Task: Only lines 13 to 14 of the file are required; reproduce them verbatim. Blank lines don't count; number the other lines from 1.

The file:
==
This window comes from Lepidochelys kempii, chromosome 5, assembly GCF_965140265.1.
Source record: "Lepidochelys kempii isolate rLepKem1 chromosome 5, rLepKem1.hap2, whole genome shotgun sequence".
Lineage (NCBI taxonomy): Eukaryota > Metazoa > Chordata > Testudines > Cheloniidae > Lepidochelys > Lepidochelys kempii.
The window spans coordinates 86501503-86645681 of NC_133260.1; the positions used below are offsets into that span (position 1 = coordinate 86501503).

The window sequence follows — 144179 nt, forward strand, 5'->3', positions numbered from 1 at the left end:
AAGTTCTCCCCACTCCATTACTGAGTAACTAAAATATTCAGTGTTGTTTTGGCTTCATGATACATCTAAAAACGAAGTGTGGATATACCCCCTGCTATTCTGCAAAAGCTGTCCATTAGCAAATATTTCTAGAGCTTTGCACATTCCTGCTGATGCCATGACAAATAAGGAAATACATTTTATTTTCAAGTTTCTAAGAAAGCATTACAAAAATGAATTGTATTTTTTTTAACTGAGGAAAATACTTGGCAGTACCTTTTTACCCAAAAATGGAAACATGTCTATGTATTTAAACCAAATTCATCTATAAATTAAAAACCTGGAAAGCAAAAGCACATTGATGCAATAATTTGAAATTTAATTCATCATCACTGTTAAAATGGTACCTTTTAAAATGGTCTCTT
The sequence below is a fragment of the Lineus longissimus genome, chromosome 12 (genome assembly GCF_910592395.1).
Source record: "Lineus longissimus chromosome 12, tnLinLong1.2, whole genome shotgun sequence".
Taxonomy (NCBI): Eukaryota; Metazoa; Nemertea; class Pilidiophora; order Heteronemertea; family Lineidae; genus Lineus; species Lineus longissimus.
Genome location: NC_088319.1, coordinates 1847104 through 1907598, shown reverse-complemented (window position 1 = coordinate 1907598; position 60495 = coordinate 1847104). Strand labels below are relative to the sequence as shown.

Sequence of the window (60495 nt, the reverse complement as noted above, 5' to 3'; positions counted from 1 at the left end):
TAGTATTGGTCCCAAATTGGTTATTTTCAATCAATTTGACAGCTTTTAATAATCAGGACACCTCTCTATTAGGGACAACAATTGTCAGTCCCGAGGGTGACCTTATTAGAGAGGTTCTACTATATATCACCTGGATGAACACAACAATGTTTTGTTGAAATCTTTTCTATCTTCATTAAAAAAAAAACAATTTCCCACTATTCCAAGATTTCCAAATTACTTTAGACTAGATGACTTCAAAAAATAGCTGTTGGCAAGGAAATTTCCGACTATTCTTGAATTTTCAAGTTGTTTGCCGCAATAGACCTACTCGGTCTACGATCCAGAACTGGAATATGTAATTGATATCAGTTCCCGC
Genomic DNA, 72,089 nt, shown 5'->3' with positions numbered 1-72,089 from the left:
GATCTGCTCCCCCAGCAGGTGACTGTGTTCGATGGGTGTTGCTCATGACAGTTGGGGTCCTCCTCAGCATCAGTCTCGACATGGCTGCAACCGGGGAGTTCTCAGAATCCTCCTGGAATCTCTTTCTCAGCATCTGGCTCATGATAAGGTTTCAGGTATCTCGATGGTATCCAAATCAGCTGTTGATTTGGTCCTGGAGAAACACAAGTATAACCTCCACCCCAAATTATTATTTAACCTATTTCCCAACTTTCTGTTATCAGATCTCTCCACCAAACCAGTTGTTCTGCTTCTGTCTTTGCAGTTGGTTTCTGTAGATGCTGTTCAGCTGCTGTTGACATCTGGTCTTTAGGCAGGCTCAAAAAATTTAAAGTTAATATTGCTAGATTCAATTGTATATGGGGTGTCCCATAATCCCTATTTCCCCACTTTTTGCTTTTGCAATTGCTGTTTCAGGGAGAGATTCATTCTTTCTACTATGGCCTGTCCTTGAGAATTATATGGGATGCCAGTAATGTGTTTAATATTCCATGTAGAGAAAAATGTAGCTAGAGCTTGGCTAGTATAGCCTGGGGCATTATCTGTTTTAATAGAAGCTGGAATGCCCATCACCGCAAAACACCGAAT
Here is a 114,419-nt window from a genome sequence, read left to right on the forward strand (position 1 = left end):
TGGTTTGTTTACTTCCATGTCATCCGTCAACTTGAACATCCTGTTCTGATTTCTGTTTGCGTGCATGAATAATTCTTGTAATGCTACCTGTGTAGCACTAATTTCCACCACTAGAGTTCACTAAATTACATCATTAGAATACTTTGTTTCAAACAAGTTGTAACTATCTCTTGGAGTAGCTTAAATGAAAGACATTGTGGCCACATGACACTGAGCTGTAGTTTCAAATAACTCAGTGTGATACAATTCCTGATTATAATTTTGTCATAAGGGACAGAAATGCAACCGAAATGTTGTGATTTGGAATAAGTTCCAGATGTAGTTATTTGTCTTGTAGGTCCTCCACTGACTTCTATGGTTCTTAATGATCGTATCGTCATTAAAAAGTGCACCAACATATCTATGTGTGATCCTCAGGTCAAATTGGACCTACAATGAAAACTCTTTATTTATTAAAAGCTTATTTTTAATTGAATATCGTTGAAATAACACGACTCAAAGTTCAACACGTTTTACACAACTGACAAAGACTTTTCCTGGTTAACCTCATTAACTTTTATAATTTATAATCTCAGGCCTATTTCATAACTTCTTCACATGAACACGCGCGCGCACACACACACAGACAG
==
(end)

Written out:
Genomic DNA, 72,089 nt, shown 5'->3' with positions numbered 1-72,089 from the left:
GATCTGCTCCCCCAGCAGGTGACTGTGTTCGATGGGTGTTGCTCATGACAGTTGGGGTCCTCCTCAGCATCAGTCTCGACATGGCTGCAACCGGGGAGTTCTCAGAATCCTCCTGGAATCTCTTTCTCAGCATCTGGCTCATGATAAGGTTTCAGGTATCTCGATGGTATCCAAATCAGCTGTTGATTTGGTCCTGGAGAAACACAAGTATAACCTCCACCCCAAATTATTATTTAACCTATTTCCCAACTTTCTGTTATCAGATCTCTCCACCAAACCAGTTGTTCTGCTTCTGTCTTTGCAGTTGGTTTCTGTAGATGCTGTTCAGCTGCTGTTGACATCTGGTCTTTAGGCAGGCTCAAAAAATTTAAAGTTAATATTGCTAGATTCAATTGTATATGGGGTGTCCCATAATCCCTATTTCCCCACTTTTTGCTTTTGCAATTGCTGTTTCAGGGAGAGATTCATTCTTTCTACTATGGCCTGTCCTTGAGAATTATATGGGATGCCAGTAATGTGTTTAATATTCCATGTAGAGAAAAATGTAGCTAGAGCTTGGCTAGTATAGCCTGGGGCATTATCTGTTTTAATAGAAGCTGGAATGCCCATCACCGCAAAACACCGAAT